Patrick Stewart (love him) has an article up at The Guardian about his experiences growing up in a home with an abusive father:
I witnessed terrible things, which I knew were wrong, but there was nowhere to go for help. Worse, there were those who condoned the abuse. I heard police or ambulancemen, standing in our house, say, “She must have provoked him,” or, “Mrs Stewart, it takes two to make a fight.” They had no idea. The truth is my mother did nothing to deserve the violence she endured. She did not provoke my father, and even if she had, violence is an unacceptable way of dealing with conflict. Violence is a choice a man makes and he alone is responsible for it.
No one came to help. No adult stepped in and took charge. I needed someone else to take over and tell me everything was going to be all right and that it wasn’t my fault. I wanted the anger to go away and, while it stayed, I felt responsible. The sense of guilt and loneliness provoked by domestic violence is tainting – and lasting. No one came, but everyone knew. Our small houses were close together. Every Monday morning I walked to school with my head down, praying that I would not encounter a neighbour or school friend who had heard the weekend’s rows. I felt ashamed.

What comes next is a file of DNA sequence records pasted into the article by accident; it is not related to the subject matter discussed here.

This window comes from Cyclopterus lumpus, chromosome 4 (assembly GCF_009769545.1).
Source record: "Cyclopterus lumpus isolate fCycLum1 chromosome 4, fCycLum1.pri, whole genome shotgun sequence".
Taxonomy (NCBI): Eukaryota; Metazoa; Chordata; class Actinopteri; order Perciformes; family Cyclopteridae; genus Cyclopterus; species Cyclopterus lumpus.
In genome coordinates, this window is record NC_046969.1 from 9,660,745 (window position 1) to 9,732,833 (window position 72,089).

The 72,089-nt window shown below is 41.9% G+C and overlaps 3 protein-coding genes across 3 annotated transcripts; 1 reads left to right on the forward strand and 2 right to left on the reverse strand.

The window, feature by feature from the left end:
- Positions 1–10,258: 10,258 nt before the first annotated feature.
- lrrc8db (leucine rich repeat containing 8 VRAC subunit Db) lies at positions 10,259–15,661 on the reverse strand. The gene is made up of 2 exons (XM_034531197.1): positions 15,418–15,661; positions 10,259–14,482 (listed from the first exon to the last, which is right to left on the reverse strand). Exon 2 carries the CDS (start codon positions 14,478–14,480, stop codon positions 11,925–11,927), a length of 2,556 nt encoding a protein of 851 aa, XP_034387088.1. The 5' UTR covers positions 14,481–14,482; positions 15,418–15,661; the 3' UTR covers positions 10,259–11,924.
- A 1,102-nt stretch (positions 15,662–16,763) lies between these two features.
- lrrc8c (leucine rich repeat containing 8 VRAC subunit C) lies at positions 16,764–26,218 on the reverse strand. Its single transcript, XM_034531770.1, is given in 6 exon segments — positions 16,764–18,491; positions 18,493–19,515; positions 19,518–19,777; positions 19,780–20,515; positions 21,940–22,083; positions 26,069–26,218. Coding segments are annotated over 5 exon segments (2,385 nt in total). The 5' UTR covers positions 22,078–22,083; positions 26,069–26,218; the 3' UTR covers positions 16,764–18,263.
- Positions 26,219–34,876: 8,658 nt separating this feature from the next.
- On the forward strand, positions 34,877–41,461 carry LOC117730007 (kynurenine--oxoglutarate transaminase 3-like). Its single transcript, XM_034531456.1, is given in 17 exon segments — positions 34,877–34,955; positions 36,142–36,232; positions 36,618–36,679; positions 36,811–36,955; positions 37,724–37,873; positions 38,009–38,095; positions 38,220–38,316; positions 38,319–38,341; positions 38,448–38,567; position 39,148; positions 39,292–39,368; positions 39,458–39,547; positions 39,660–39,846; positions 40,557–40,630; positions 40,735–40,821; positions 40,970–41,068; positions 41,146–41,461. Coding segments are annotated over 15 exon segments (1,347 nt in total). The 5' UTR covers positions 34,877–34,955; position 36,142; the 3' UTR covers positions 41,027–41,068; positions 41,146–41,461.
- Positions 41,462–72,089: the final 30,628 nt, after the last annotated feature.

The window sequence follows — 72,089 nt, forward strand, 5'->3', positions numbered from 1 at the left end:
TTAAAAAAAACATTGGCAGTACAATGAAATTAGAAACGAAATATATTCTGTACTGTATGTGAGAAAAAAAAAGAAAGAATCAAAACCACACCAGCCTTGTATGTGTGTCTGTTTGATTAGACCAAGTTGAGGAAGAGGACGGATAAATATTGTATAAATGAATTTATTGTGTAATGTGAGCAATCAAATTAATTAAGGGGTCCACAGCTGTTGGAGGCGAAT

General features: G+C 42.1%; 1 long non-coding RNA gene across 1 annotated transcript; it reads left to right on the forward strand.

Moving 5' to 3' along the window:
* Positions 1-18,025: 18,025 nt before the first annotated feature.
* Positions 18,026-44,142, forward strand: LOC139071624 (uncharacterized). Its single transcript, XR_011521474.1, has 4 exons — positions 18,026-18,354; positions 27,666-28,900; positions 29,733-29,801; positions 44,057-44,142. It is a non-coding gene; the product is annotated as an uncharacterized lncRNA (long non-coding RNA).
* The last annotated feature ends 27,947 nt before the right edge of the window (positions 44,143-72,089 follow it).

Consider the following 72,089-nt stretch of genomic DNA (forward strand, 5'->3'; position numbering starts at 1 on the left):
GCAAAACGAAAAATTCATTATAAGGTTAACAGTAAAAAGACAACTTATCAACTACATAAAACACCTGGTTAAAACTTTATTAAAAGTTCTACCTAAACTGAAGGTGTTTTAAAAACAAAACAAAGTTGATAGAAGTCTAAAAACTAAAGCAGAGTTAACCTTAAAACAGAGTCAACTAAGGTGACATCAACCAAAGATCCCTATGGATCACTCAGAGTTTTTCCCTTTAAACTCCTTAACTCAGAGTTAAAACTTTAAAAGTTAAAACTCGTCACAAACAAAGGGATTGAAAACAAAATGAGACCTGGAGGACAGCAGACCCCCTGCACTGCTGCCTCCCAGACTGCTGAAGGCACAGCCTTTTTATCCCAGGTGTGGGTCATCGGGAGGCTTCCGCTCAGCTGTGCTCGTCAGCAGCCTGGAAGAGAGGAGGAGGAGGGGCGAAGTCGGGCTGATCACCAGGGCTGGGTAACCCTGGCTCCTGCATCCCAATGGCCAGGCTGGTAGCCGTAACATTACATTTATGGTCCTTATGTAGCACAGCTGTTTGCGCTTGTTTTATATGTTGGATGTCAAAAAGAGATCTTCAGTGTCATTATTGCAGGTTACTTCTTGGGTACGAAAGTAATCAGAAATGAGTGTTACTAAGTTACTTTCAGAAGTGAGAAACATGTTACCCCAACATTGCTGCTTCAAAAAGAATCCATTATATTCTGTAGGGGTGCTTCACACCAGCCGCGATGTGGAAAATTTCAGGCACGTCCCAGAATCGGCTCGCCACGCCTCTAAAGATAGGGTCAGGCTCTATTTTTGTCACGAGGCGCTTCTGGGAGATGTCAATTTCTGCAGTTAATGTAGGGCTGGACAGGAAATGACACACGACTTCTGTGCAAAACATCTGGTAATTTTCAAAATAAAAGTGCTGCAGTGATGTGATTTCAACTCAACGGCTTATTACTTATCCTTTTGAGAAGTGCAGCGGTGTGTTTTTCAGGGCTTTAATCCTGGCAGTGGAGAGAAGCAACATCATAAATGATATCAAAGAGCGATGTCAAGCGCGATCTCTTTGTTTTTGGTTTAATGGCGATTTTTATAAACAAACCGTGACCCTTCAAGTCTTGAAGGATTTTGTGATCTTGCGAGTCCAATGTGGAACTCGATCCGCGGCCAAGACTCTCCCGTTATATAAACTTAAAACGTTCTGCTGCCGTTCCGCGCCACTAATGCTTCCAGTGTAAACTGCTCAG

I admire Stewart for speaking out about his personal memories regarding domestic violence. The entire article is definitely worth the read.